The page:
Looking back to the image of the VU meters that I captured from my tape machine, you can see that up to 0 on the lower "normal" number display is black and 1 - 3 is red. In the analog domain, red is not necessarily bad. Now this may be confusing for those outside of the audio world. It basically comes down to digital vs analog distortion. Digital distortion, as discussed previously, is always terrible. Analog distortion is sometimes desirable. Additionally, the 0 on the VU meter is not the same level as the 0 on the peak/RMS meter. Further details are best left for another article.

Pro Tip

When using a digital meter to set the gain level on your microphone, instrument, or any other audio source, keep the loudest peaks around -6 dB and your average level around -18 dB.


After examining all the waveforms and organizing the session to my liking, I'll have a quick listen to each file to determine what editing, if any, needs to be performed. If the audio files were recorded in a home studio or a public area, there's likely to be background noises that will need to be reduced. There are limits to what can be removed. Sometimes removing a noise problem can sound worse than leaving it in. Sounds like a car honking or the hum of an air conditioner are common problems that can be dealt with without too much trouble.

In order to combat any noise problems, we need a detailed view of the audio file. That's where the spectrogram comes in. The layout of a spectrogram allows for unwanted background noises to be visually spotted within the frequency spectrum of the audio file. Then, in most cases, the background sounds can be isolated and reduced. Incredible right?

I use an audio repair program called iZotope RX. The spectrogram view in this program can be customized to show extreme detail. Take a look at the below image of a vocal phrase I imported into iZotope RX. Time is displayed on the x-axis, frequency is displayed on the y-axis, and amplitude/volume is displayed via the colors. The color scale is located at the far right of the below image for reference. Basically, the louder a frequency, the brighter it will be displayed.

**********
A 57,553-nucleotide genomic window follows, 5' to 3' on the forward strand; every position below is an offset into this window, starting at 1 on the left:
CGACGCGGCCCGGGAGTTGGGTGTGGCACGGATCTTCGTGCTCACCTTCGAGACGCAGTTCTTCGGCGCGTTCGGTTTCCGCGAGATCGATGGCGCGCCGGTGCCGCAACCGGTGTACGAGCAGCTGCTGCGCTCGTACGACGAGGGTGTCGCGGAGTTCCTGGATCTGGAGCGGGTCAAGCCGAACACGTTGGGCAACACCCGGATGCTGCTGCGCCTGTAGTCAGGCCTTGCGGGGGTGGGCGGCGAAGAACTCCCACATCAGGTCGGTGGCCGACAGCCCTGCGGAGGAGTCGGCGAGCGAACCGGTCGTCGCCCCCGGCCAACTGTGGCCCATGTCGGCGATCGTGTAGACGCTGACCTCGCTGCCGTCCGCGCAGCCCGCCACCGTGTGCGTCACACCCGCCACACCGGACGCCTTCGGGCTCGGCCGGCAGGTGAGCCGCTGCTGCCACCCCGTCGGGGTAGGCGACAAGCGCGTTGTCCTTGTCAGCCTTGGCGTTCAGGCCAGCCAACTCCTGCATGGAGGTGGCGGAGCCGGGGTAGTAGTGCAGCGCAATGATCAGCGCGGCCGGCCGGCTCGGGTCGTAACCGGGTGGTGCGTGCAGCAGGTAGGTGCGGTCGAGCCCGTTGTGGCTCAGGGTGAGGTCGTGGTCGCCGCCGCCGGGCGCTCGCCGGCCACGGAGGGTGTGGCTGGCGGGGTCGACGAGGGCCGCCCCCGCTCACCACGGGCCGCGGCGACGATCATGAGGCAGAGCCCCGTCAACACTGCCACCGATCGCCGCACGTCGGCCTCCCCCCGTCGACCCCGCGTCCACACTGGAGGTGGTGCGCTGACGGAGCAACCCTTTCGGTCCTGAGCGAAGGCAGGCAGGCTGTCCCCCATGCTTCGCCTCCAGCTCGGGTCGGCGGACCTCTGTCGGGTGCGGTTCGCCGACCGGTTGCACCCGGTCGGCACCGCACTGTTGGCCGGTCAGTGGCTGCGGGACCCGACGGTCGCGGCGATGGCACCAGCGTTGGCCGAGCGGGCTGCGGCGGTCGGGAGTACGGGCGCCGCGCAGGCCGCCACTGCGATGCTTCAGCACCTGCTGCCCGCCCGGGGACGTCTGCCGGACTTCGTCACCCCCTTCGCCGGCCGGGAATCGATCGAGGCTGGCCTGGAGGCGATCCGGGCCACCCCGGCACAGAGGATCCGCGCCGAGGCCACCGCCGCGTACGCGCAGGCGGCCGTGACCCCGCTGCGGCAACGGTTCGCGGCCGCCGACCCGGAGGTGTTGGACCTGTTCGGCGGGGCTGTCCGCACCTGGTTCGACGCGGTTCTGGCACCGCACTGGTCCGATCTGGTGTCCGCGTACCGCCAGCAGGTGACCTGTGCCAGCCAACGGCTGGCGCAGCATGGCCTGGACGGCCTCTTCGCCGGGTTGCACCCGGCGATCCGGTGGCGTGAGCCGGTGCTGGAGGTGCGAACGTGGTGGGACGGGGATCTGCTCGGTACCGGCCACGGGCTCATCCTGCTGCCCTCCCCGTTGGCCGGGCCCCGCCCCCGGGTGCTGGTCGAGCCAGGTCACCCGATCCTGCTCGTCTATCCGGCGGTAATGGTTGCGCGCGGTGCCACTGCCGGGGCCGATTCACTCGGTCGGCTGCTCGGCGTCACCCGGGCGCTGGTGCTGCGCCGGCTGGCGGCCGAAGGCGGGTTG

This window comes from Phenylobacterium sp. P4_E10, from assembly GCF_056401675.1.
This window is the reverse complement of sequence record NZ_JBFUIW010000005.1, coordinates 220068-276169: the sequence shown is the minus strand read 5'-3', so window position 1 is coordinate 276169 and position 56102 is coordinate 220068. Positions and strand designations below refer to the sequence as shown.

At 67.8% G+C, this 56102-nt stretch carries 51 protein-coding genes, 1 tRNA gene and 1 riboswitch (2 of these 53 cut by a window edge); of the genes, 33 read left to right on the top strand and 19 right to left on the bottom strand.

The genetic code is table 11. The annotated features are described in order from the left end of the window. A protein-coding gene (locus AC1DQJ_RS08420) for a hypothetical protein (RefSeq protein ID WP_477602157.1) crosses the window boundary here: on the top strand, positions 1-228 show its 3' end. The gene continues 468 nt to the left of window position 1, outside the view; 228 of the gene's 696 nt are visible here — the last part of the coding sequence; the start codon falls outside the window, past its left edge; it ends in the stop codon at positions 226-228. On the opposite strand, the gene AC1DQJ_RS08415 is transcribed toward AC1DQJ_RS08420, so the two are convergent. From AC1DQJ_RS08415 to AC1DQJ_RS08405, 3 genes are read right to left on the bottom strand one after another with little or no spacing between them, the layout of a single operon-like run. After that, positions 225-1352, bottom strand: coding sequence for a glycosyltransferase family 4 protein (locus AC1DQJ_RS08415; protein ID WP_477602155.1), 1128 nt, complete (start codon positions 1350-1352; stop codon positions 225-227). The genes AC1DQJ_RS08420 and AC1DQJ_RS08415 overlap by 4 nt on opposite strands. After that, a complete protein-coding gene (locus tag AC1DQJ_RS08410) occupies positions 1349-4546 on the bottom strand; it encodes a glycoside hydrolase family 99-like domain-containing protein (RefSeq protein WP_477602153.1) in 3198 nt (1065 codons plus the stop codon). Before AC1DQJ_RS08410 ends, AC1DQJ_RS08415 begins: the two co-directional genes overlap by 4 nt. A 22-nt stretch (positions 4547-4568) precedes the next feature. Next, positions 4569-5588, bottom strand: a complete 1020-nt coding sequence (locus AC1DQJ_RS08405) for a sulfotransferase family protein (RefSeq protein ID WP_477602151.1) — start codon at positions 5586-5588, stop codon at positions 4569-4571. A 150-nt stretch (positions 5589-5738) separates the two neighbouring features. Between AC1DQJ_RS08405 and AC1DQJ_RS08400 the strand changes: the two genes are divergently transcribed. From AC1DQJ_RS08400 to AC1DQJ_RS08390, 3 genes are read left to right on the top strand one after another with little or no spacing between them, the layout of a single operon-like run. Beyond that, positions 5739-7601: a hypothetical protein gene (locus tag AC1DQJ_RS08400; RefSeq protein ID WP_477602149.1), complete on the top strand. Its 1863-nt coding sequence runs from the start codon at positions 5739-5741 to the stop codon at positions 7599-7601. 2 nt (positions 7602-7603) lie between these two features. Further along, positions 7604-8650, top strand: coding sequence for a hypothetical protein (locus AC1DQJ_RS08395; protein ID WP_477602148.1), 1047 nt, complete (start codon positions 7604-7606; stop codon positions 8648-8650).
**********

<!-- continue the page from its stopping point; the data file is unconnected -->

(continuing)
I've highlighted a few areas of this vocal phrase to give you a better understanding of what it is we're looking at. The sound in box "1" is a breath taken before the phrase begins. Box "2" contains the word "life". The fuzzy/static area highlighted in circle "3" is the background noise captured in the recording.

There's a great article on iZotope's website about spectrograms and the RX program. Click HERE to check it out.

3D Spectrograms

Taking spectrograms a step farther; instead of using only color to show intensity, the 3D spectrogram adds an additional axis to display the intensity of each frequency as little mountain peaks. This graph is also customizable and we can zoom in on a particular frequency range to see in great detail if needed.

Watch the below video to see what a drum kit looks like running through a 3D spectrogram. You'll be able to see the kick drum and snare creating large peaks in the lower end of the frequency spectrum.

Pitch Mapping

Nearly all music projects require some form of tuning. Even projects that feature an incredible singer can benefit from a bit of tuning. Whether it's a gentle nudge or that classic Autotune sound. And it's not just vocals that can be tuned. Horns, bass, or a lead guitar are commonly tuned as well.

A popular program used for vocal and instrument tuning is Melodyne by Celemony. The below video shows a vocal line imported into Melodyne. The grey background is a grid showing pitch or music notes on the vertical axis and time on the horizontal axis. Every orange "blob", which is what they're actually called in the program, is either a breathe or a word. The bigger the blob, the louder the word. You can see that each blob is positioned on the grid to it's closest relative pitch. The line in the center of each blob is more of the fine detail of each word. Engineers can move these blobs and adjust the finer detail of each word so the singer or instrument is more in tune.